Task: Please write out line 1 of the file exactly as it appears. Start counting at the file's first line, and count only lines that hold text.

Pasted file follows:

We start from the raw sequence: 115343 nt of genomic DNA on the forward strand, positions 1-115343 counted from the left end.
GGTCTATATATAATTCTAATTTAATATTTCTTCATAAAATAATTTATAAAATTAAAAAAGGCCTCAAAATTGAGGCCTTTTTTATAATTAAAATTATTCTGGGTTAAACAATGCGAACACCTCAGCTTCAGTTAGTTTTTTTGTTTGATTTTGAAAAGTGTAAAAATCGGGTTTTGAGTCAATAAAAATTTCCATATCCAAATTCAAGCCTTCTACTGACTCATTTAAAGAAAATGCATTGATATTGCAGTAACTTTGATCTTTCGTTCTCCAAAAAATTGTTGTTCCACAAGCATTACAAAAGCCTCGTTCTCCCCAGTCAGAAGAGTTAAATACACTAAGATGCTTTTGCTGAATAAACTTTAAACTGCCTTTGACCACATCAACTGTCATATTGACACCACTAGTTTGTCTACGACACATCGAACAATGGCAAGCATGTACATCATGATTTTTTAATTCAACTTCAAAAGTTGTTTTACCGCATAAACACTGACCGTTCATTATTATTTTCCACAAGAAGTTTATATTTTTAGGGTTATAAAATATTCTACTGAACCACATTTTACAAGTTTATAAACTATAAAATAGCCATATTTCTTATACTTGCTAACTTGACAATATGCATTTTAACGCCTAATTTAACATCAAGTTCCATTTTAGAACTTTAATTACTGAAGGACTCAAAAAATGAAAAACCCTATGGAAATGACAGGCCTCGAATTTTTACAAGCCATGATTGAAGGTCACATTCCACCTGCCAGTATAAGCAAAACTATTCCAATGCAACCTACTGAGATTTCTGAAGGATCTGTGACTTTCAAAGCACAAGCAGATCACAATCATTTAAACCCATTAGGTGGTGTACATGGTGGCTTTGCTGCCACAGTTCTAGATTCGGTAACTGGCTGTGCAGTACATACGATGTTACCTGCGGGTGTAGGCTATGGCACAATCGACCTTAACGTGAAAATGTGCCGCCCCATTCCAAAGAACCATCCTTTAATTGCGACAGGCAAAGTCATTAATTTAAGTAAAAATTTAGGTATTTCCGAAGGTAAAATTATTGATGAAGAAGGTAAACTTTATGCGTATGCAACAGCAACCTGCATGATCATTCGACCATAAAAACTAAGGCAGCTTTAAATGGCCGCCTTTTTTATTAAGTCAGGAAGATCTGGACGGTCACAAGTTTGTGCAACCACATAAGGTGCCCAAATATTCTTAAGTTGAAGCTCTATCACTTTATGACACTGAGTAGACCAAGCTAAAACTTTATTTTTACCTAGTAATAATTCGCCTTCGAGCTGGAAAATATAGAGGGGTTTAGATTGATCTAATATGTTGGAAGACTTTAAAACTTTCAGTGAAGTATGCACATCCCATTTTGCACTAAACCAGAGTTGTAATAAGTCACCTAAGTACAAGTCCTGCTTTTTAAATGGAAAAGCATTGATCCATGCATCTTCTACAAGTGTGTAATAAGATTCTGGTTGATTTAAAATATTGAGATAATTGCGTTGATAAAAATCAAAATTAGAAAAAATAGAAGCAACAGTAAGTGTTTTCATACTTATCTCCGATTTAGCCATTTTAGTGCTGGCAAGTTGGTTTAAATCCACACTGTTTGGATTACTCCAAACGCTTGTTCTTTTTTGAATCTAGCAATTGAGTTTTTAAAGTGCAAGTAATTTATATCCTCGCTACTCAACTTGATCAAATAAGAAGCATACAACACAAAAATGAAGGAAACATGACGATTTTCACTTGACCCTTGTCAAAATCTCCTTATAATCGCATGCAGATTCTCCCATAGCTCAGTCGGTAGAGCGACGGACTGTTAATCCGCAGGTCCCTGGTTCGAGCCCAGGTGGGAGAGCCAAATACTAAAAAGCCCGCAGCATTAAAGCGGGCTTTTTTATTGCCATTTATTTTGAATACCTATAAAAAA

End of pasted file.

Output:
We start from the raw sequence: 115343 nt of genomic DNA on the forward strand, positions 1-115343 counted from the left end.